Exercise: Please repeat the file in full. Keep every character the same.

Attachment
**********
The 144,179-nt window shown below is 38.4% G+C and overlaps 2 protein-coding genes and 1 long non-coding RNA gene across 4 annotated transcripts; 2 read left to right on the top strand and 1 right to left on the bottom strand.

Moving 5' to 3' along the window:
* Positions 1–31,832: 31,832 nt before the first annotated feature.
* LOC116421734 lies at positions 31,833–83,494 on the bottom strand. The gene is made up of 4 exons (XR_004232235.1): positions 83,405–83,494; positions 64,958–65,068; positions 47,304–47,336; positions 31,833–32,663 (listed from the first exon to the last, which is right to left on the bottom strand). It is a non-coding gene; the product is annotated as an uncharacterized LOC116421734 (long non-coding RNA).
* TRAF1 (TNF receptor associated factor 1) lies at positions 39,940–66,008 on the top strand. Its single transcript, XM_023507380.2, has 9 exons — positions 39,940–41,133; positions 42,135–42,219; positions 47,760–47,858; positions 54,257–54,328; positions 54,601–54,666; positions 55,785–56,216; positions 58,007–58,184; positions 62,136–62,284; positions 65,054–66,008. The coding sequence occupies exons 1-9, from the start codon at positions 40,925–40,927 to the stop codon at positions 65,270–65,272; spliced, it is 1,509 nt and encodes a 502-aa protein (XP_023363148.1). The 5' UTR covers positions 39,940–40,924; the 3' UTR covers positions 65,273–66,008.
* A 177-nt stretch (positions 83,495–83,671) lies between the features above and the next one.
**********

The 144,179-nt window shown below is 38.4% G+C and overlaps 2 protein-coding genes and 1 long non-coding RNA gene across 4 annotated transcripts; 2 read left to right on the top strand and 1 right to left on the bottom strand.

Moving 5' to 3' along the window:
* Positions 1–31,832: 31,832 nt before the first annotated feature.
* LOC116421734 lies at positions 31,833–83,494 on the bottom strand. The gene is made up of 4 exons (XR_004232235.1): positions 83,405–83,494; positions 64,958–65,068; positions 47,304–47,336; positions 31,833–32,663 (listed from the first exon to the last, which is right to left on the bottom strand). It is a non-coding gene; the product is annotated as an uncharacterized LOC116421734 (long non-coding RNA).
* TRAF1 (TNF receptor associated factor 1) lies at positions 39,940–66,008 on the top strand. Its single transcript, XM_023507380.2, has 9 exons — positions 39,940–41,133; positions 42,135–42,219; positions 47,760–47,858; positions 54,257–54,328; positions 54,601–54,666; positions 55,785–56,216; positions 58,007–58,184; positions 62,136–62,284; positions 65,054–66,008. The coding sequence occupies exons 1-9, from the start codon at positions 40,925–40,927 to the stop codon at positions 65,270–65,272; spliced, it is 1,509 nt and encodes a 502-aa protein (XP_023363148.1). The 5' UTR covers positions 39,940–40,924; the 3' UTR covers positions 65,273–66,008.
* A 177-nt stretch (positions 83,495–83,671) lies between the features above and the next one.